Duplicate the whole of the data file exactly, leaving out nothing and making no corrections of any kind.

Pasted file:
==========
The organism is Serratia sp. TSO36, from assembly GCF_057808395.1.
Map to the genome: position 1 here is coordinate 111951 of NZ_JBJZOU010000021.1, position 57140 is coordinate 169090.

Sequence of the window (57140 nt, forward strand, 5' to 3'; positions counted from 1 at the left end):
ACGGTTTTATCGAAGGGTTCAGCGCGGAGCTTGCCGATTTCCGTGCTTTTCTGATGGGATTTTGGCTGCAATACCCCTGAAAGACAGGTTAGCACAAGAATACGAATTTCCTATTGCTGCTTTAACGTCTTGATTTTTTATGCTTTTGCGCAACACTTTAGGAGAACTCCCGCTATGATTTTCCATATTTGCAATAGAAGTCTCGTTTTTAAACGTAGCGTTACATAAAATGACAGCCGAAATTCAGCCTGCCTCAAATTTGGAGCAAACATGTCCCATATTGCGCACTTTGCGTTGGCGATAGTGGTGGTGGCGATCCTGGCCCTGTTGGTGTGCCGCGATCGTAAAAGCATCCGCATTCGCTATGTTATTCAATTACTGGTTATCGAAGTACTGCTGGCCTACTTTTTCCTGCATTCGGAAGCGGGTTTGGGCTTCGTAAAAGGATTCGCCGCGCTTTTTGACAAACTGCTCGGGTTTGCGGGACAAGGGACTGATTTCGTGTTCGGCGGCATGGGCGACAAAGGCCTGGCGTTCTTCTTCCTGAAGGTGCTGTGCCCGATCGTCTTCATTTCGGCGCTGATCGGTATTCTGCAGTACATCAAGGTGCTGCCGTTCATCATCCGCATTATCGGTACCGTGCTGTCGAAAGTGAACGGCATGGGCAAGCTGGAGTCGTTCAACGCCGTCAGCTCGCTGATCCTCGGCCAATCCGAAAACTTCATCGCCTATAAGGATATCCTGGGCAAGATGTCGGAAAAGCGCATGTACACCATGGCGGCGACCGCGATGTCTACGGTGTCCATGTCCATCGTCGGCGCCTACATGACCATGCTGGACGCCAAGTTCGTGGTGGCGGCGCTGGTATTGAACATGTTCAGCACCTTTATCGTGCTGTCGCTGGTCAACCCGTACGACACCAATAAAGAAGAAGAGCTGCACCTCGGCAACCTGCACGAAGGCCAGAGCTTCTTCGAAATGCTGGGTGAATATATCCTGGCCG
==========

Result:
The organism is Serratia sp. TSO36, from assembly GCF_057808395.1.
Map to the genome: position 1 here is coordinate 111951 of NZ_JBJZOU010000021.1, position 57140 is coordinate 169090.

Sequence of the window (57140 nt, forward strand, 5' to 3'; positions counted from 1 at the left end):
ACGGTTTTATCGAAGGGTTCAGCGCGGAGCTTGCCGATTTCCGTGCTTTTCTGATGGGATTTTGGCTGCAATACCCCTGAAAGACAGGTTAGCACAAGAATACGAATTTCCTATTGCTGCTTTAACGTCTTGATTTTTTATGCTTTTGCGCAACACTTTAGGAGAACTCCCGCTATGATTTTCCATATTTGCAATAGAAGTCTCGTTTTTAAACGTAGCGTTACATAAAATGACAGCCGAAATTCAGCCTGCCTCAAATTTGGAGCAAACATGTCCCATATTGCGCACTTTGCGTTGGCGATAGTGGTGGTGGCGATCCTGGCCCTGTTGGTGTGCCGCGATCGTAAAAGCATCCGCATTCGCTATGTTATTCAATTACTGGTTATCGAAGTACTGCTGGCCTACTTTTTCCTGCATTCGGAAGCGGGTTTGGGCTTCGTAAAAGGATTCGCCGCGCTTTTTGACAAACTGCTCGGGTTTGCGGGACAAGGGACTGATTTCGTGTTCGGCGGCATGGGCGACAAAGGCCTGGCGTTCTTCTTCCTGAAGGTGCTGTGCCCGATCGTCTTCATTTCGGCGCTGATCGGTATTCTGCAGTACATCAAGGTGCTGCCGTTCATCATCCGCATTATCGGTACCGTGCTGTCGAAAGTGAACGGCATGGGCAAGCTGGAGTCGTTCAACGCCGTCAGCTCGCTGATCCTCGGCCAATCCGAAAACTTCATCGCCTATAAGGATATCCTGGGCAAGATGTCGGAAAAGCGCATGTACACCATGGCGGCGACCGCGATGTCTACGGTGTCCATGTCCATCGTCGGCGCCTACATGACCATGCTGGACGCCAAGTTCGTGGTGGCGGCGCTGGTATTGAACATGTTCAGCACCTTTATCGTGCTGTCGCTGGTCAACCCGTACGACACCAATAAAGAAGAAGAGCTGCACCTCGGCAACCTGCACGAAGGCCAGAGCTTCTTCGAAATGCTGGGTGAATATATCCTGGCCG